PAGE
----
If you’re looking to change up your SUP experience, replacing your fins is a great place to start. Just be sure to do your research and get the right size and type of fin for your particular board.
If you have a slide in fin box, there are very few aftermarket fin options. There are a few basic fin shapes available. They are direct replacements for the fin your board came with no variations in shape or size.
There is some variety of fins available to fit nylon flip lock fin boxes. iRocker sells a river fin that is shallower with more rake than the standard fin. They also sell an adapter to use a Bixby Outboard Motor with the flip lock fin box. Eisbach Riders makes a nice upgraded touring fin that works with the flip lock box.
The US Fin Box is where you find the most variety of fins. You can find flexible shallow water river fins to longer touring fins. This fin box has been in use for a long time for both surfboard fins and windsurfers so there is a lot of variety out there.
How do you know which paddle board fin will fit your stand up paddle board?
How do you know which fins will fit your paddleboard? Check which type of fin box your board has. The new fin must use the same fin box type. A US Fin Box can use fins with different sized bases. A Nylon flip lock fin must be the same size as the fin box to work. Your new fin must have the same fin box type as your paddleboard. It must be a compatible length with the fin box as well.
What are the benefits of using an aftermarket paddleboard fin?
Aftermarket fins can help you get better performance from your paddleboard, as well as improve stability and speed. Let’s take a look at a few of the more common fin types.
Shallow water river fins are specifically designed for use in shallow rivers and streams, and can help you navigate through tight spaces without hitting bottom. They also can use more flexible materials so that you don’t damage the board scraping the fin against rocks or logs.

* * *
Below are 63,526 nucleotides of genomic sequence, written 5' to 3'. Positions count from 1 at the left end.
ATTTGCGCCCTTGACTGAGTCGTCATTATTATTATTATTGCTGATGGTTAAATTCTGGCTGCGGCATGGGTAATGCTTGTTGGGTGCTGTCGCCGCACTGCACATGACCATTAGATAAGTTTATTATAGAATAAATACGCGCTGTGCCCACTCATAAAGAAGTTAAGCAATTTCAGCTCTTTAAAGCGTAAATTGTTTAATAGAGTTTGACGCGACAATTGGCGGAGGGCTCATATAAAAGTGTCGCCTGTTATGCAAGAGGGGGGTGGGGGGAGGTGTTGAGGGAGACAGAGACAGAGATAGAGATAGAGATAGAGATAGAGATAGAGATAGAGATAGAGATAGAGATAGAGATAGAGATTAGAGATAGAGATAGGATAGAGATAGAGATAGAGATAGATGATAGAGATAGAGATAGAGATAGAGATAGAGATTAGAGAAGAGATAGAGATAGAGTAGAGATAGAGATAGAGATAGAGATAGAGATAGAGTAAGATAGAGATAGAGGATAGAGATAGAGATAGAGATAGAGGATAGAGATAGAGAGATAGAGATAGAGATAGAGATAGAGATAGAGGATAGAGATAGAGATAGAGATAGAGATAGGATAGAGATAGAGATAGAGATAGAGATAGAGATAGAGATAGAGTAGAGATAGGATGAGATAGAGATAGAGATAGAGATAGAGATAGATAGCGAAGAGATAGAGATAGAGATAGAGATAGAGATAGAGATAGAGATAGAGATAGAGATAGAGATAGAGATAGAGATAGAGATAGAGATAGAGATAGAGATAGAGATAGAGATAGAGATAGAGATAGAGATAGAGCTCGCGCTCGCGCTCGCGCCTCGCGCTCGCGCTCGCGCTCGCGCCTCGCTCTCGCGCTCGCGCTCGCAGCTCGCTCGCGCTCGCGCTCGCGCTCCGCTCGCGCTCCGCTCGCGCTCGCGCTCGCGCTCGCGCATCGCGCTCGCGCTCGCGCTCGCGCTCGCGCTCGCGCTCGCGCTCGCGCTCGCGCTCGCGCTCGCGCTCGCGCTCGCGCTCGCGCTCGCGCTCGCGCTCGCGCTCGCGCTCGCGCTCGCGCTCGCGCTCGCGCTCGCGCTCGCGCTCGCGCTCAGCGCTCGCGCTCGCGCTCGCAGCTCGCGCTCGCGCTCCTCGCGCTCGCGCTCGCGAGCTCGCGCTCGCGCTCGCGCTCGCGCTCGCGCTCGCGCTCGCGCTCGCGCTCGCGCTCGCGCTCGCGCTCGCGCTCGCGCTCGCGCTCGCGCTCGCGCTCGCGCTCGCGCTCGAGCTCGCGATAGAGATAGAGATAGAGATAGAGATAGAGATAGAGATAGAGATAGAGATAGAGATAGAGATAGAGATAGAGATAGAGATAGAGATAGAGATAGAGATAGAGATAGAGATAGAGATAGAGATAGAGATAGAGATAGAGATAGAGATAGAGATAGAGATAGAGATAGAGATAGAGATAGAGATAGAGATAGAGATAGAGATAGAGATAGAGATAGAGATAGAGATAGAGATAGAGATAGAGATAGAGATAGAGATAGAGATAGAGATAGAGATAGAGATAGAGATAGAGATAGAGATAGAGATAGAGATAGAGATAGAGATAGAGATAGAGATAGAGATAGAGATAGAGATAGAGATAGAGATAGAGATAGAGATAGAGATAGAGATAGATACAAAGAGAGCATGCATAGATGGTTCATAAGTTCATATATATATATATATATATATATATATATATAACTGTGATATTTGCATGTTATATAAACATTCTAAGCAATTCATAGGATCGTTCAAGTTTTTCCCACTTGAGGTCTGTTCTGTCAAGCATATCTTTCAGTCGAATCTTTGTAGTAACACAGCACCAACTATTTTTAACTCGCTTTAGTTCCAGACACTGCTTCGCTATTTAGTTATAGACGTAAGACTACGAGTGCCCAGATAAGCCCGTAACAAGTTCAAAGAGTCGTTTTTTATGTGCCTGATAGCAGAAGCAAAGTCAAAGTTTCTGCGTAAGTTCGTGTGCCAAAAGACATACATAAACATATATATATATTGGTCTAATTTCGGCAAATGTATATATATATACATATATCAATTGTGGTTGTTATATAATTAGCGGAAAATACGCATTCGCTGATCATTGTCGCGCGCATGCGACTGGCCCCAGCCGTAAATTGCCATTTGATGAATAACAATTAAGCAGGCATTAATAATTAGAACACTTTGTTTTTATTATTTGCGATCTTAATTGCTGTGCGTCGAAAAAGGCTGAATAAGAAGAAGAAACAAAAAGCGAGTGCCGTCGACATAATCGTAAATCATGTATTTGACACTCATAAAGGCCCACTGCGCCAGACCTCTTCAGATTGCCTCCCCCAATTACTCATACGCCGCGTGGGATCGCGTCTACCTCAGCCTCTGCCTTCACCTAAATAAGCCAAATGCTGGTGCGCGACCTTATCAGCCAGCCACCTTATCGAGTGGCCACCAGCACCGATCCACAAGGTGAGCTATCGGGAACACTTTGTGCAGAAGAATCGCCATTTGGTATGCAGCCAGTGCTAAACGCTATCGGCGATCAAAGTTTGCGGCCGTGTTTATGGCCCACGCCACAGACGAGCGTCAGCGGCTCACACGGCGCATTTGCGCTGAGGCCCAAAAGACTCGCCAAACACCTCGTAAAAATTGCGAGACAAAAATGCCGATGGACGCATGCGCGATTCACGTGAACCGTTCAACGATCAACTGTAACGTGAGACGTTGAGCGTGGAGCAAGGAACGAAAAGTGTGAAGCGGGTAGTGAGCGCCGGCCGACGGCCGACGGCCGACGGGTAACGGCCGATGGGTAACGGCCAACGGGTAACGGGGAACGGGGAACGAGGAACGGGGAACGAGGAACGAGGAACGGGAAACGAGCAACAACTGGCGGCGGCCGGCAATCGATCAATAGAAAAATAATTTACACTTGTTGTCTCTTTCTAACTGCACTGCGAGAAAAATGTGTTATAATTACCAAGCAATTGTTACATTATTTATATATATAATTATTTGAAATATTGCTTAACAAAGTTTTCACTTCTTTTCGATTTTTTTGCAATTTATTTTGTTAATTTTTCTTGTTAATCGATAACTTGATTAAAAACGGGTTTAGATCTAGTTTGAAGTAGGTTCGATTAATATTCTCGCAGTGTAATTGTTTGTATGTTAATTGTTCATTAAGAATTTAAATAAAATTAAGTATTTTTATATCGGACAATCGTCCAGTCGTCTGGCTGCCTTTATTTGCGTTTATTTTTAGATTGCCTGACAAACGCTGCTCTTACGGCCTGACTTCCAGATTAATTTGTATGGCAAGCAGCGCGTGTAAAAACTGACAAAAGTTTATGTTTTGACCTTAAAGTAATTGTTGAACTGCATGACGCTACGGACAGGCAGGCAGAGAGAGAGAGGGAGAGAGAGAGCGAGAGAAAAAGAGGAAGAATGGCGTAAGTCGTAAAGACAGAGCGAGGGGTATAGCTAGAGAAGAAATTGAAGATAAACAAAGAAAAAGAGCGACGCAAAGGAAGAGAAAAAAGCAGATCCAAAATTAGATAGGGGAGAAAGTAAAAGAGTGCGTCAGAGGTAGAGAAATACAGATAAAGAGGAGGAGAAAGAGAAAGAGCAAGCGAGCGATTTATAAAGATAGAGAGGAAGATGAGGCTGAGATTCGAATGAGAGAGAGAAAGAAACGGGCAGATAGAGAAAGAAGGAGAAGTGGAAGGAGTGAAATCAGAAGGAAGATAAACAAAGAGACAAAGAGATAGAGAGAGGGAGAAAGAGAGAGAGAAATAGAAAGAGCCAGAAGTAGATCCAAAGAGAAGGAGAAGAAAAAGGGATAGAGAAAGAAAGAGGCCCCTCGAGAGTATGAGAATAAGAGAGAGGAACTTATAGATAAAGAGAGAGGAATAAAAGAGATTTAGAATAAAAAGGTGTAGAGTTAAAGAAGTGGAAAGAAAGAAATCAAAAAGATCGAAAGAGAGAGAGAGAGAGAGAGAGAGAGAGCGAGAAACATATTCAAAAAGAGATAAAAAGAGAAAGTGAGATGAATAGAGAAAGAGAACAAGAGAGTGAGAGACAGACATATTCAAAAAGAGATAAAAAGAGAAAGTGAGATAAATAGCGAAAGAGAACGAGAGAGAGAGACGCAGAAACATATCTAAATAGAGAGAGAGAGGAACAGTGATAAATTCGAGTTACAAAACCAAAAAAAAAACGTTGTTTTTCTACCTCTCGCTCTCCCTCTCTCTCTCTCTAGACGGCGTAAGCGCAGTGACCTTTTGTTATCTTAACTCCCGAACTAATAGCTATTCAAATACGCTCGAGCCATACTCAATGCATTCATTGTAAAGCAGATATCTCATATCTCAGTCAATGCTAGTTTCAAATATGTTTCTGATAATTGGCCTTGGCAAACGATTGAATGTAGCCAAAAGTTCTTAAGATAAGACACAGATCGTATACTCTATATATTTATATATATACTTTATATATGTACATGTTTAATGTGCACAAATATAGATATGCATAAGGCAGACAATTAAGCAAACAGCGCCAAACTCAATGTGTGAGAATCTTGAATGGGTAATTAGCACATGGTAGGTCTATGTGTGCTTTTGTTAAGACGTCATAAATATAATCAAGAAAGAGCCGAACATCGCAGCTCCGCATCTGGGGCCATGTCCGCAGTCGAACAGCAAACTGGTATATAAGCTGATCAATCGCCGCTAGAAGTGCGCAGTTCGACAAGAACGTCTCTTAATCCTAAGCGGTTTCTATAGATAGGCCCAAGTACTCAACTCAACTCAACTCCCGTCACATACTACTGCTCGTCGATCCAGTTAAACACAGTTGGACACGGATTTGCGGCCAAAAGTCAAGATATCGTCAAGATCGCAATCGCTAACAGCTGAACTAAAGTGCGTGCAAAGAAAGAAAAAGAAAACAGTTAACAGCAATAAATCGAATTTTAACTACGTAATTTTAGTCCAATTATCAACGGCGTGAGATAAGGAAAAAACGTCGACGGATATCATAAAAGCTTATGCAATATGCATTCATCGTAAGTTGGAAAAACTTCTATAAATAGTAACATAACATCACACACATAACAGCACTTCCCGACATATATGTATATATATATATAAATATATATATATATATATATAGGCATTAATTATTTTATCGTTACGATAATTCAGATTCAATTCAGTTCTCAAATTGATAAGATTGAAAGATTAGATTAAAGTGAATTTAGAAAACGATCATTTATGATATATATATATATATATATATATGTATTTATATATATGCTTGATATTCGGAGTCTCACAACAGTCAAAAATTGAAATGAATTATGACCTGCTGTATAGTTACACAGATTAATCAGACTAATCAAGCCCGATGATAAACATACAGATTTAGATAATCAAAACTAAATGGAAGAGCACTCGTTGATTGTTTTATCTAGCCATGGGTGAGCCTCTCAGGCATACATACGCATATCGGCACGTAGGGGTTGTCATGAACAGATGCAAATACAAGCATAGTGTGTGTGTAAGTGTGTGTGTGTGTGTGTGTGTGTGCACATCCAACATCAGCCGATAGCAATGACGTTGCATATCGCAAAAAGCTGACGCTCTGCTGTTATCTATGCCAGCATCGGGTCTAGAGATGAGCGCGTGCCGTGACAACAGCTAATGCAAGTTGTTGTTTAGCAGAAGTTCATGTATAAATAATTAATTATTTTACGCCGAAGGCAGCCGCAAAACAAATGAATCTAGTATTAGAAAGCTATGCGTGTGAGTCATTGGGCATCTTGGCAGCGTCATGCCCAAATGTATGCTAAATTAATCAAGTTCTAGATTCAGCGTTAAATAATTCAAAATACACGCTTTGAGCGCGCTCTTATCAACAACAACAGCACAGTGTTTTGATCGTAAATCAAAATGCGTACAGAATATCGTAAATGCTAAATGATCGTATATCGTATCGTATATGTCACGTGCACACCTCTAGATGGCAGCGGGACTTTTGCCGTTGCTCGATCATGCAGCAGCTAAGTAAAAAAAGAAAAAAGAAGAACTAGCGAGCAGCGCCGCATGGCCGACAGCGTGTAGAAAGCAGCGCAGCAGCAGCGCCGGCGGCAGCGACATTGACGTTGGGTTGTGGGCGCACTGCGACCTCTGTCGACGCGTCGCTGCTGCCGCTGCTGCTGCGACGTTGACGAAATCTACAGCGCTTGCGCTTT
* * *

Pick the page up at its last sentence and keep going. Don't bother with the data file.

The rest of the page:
Badfish River Fin
Touring fins tend to be longer with less rake. They perform best going in a straight line on flat water with consistent water flow.
Eisbach Riders Touring Fin
Race fins tend to be straight with no rake. They are deeper than any other fin type. They are designed to provide directional stability with minimum drag. They are designed to be the fastest fin going in a straight line on a course.
saruSURF 9″ US Box Center Race
Surfing fins or Dolphin fins will have more sweep and curved tips. This is so they fins don’t stall out while the board is maneuvering.
Although aftermarket fins may cost more than the standard factory-installed ones, they can make a big difference in how your paddleboard performs. If you’re looking to get the most out of your paddleboarding experience, it’s worth investing in a good set of aftermarket fins.
Santa Barbara Surfing SBS Longboard & SUP Fin
Can I add an additional fin to my stand up paddleboard?
Some paddleboarders choose to add an additional fin to their boards. If you would like to try wingsurfing with your SUP you need to have an additional center fin in the middle of the board. An additional small fin at the front of the board can help with tracking in waves and river rapids.
While most boards come with a single fin, there are fin boxes that can be glued to the bottom of both a rigid and inflatable SUP board. That way, you can add as many fins as you like! Just be sure to choose the right size and type of fin for your needs. An extra fin might just be what you need to get the performance you want from your SUP board.
air7 Fin Box for Inflatable SUP Paddleboards
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Co-Founder & Chief Editor
I grew up back east in Pennsylvania and learned to ski on a family trip to Killington, Vermont when I was 6. I immediately fell in love with the mountains and outdoors and have been skiing across the US and Canada ever since. I went to school for Mechanical Engineering, and have a Master’s Degree in Material Science and Reliability.
I am a total gear nerd and love learning how things work and thinking about how they could be improved. Nothing excites me more than trying out new gear. I’d rather spend 3 hours taking my bike apart and learning how to change something than go to a bike shop. These days I reside in Michigan by the Great Lakes and go skiing, biking, and boating as much as possible.